Together in Spirit
ACROSS FROM WALKER’S POINT, A SHINGLE-STYLE HOME SERVES AS A GATHERING PLACE FOR FAMILY, AND MEMORIES
Katy Brodowski’s presence remains in her house the way the sun illuminates even a cloudy day. It’s in the comfortable furniture she selected that guests to sink in and relax. It’s in the painting an artist friend made her with a Scottish terrier (Kathy’s favorite) in the corner. It’s in the rich, textured tile she hand-picked for every bathroom, each one different but of a piece with the rest of the house. It’s in the wood floors in the kitchen that she convinced her husband, Alex, would be just right. It’s in the third-floor bunkroom where her four adult children can camp out with friends (and someday, maybe, children of their own). It’s in the way the home begs all who enter it to enjoy the ocean view Kathy loved into her last days.
Kathy and Alex grew up summering on the Jersey Shore, but turned their eyes toward Maine on a tip from one of Alex’s colleagues. They visited Cape Elizabeth first, before making their way down to Kennebunkport and falling in love with the area. For years they rent- ed, bringing family and friends up to join them. “We felt very comfortable here,” says Alex. “People were much friendlier, the summer was less crowded, and the area was as beautiful as any beach area we had ever seen.”
Over their years together, Alex watched Kathy’s love for interior design bloom from a casual hobby into an all- out career. When they were building their first home in Baltimore more than two decades ago, she worked closely with their interior designer and builder to put her own touch on it. When they moved to New Jersey, their new home was just a shell on the inside—the perfect blank canvas for Kathy to try her hand at selecting paint colors, mould- ings, tiles, flooring materials, finishes, furniture. The more she dug in, the more she craved. By day, she was a stay-at- home mom of four kids; by night, she was a student taking classes in interior design. She spent the next several years building up a clientele of friends and family, but a cruel twist in face, just when she was ready to really launch her business, she was diagnosed with lung cancer.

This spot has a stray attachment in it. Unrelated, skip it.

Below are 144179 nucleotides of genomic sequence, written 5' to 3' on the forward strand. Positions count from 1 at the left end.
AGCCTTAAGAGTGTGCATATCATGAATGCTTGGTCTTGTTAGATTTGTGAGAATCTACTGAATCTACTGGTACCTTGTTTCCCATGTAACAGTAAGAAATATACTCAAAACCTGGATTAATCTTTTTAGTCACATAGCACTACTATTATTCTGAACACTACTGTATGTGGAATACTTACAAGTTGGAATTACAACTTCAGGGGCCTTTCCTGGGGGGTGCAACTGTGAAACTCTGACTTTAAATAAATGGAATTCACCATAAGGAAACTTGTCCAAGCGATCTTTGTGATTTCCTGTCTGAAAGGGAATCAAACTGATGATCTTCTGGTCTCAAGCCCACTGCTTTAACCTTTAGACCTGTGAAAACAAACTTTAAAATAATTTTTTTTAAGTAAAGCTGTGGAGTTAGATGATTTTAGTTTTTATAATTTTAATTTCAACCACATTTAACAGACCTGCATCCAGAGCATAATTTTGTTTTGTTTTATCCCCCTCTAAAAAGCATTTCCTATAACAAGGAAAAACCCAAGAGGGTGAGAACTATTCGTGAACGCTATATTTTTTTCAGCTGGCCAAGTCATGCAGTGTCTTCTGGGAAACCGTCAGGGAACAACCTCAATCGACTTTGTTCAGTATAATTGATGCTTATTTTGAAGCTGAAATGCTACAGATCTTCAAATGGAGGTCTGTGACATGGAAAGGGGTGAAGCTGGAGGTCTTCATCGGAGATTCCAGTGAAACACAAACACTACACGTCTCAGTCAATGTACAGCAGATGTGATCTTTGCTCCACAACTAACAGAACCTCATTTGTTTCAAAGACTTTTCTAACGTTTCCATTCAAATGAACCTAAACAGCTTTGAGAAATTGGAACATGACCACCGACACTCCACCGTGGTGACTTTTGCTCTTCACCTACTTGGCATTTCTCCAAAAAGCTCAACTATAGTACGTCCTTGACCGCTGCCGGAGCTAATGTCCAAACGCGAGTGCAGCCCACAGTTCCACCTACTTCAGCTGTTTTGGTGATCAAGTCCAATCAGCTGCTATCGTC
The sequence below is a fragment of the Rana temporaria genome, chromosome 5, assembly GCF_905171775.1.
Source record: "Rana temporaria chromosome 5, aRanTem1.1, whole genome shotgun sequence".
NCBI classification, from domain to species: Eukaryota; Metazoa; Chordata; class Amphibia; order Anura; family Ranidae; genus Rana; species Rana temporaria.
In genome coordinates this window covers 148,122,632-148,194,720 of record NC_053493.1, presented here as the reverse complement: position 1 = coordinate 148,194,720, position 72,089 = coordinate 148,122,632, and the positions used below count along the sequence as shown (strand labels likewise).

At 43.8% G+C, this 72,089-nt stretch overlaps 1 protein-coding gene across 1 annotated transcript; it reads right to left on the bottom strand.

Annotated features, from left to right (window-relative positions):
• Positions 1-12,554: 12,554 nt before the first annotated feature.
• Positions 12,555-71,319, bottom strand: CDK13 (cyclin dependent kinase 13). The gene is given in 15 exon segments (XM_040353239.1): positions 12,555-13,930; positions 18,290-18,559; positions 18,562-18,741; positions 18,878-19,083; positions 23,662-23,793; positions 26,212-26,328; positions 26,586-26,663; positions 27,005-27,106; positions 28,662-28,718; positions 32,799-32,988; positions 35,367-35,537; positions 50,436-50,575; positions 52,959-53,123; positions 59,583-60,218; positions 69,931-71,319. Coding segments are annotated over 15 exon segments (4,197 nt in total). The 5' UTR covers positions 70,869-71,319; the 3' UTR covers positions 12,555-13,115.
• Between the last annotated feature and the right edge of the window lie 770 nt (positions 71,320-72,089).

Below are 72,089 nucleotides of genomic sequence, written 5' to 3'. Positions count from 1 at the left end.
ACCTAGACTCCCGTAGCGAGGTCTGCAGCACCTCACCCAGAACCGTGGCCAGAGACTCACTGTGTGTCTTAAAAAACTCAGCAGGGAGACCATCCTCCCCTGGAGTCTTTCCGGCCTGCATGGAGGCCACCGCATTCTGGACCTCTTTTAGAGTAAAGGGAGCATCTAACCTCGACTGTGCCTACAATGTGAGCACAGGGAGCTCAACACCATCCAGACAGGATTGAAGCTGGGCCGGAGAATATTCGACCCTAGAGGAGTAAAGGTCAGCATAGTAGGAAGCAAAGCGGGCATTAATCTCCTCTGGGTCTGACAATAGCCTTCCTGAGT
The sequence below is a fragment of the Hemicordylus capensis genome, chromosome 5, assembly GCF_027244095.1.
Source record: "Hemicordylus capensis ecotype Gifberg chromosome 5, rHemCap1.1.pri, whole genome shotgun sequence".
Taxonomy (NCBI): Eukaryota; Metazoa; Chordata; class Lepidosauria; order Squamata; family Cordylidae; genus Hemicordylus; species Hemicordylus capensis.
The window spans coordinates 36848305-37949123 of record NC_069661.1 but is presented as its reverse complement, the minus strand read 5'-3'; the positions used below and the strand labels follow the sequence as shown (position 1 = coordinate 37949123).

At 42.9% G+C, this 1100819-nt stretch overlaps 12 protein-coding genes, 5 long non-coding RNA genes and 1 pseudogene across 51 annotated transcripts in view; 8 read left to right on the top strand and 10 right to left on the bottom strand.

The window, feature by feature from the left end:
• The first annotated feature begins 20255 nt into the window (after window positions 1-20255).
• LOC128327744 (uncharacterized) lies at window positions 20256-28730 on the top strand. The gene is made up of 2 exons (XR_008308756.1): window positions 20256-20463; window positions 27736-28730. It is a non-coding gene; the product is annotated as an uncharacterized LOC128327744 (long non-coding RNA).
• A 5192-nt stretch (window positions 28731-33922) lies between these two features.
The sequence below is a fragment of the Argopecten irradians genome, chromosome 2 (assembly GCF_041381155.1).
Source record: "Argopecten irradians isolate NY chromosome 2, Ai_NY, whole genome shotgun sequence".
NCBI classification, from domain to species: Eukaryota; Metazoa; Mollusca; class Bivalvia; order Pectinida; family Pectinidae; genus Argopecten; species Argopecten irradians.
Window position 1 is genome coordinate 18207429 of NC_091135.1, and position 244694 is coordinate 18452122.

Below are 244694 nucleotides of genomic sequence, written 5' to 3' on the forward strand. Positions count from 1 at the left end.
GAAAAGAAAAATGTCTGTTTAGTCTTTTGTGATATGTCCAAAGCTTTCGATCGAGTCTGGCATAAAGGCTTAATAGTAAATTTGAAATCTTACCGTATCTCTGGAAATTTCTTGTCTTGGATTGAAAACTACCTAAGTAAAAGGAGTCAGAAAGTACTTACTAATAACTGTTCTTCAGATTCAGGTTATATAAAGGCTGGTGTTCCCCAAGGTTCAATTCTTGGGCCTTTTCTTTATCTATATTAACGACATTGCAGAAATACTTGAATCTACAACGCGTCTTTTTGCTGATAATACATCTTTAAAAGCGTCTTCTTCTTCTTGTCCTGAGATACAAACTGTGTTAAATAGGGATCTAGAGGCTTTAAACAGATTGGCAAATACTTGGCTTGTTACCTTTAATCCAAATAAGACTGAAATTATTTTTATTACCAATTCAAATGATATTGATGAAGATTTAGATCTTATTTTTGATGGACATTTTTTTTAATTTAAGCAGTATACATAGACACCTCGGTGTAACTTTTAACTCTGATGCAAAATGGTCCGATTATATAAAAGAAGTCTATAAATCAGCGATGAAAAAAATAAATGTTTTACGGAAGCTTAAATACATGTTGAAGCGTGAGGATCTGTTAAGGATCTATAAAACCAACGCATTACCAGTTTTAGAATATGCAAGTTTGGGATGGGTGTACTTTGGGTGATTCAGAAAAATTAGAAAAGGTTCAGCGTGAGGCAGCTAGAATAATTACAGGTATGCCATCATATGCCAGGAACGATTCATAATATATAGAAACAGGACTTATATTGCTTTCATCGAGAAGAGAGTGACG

Her last project was perhaps her proudest – her family’s own Kennebunkport home, a stately shingle-style house across from the Bush compound on Walker’s Point. The original house on the site was an 1,800-square-foot salt- box with three small bedrooms and one bathroom. Bowley Builders in Kenne- bunk helped the Brodowskis renovate in the short term, with a long-term plan to eventually rebuild into a larger home that could accommodate their entire family.